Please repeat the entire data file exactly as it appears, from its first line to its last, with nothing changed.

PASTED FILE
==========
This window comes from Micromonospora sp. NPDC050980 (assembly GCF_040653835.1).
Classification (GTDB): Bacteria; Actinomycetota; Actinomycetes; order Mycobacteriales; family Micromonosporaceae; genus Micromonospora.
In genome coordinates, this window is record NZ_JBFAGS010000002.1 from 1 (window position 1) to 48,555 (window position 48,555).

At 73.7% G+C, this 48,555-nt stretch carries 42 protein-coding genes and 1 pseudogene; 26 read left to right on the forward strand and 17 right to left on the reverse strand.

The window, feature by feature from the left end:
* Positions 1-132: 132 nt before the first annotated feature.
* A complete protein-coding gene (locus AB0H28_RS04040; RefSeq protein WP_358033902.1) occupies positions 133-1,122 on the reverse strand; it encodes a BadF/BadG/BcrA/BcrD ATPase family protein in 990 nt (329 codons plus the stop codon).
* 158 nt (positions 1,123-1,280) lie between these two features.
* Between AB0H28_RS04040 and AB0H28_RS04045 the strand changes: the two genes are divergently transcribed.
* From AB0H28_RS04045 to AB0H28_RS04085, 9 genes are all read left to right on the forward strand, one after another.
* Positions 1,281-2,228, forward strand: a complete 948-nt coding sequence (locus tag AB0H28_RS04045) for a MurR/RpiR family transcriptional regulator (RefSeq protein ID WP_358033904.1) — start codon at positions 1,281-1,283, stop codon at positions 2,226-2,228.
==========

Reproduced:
This window comes from Micromonospora sp. NPDC050980 (assembly GCF_040653835.1).
Classification (GTDB): Bacteria; Actinomycetota; Actinomycetes; order Mycobacteriales; family Micromonosporaceae; genus Micromonospora.
In genome coordinates, this window is record NZ_JBFAGS010000002.1 from 1 (window position 1) to 48,555 (window position 48,555).

At 73.7% G+C, this 48,555-nt stretch carries 42 protein-coding genes and 1 pseudogene; 26 read left to right on the forward strand and 17 right to left on the reverse strand.

The window, feature by feature from the left end:
* Positions 1-132: 132 nt before the first annotated feature.
* A complete protein-coding gene (locus AB0H28_RS04040; RefSeq protein WP_358033902.1) occupies positions 133-1,122 on the reverse strand; it encodes a BadF/BadG/BcrA/BcrD ATPase family protein in 990 nt (329 codons plus the stop codon).
* 158 nt (positions 1,123-1,280) lie between these two features.
* Between AB0H28_RS04040 and AB0H28_RS04045 the strand changes: the two genes are divergently transcribed.
* From AB0H28_RS04045 to AB0H28_RS04085, 9 genes are all read left to right on the forward strand, one after another.
* Positions 1,281-2,228, forward strand: a complete 948-nt coding sequence (locus tag AB0H28_RS04045) for a MurR/RpiR family transcriptional regulator (RefSeq protein ID WP_358033904.1) — start codon at positions 1,281-1,283, stop codon at positions 2,226-2,228.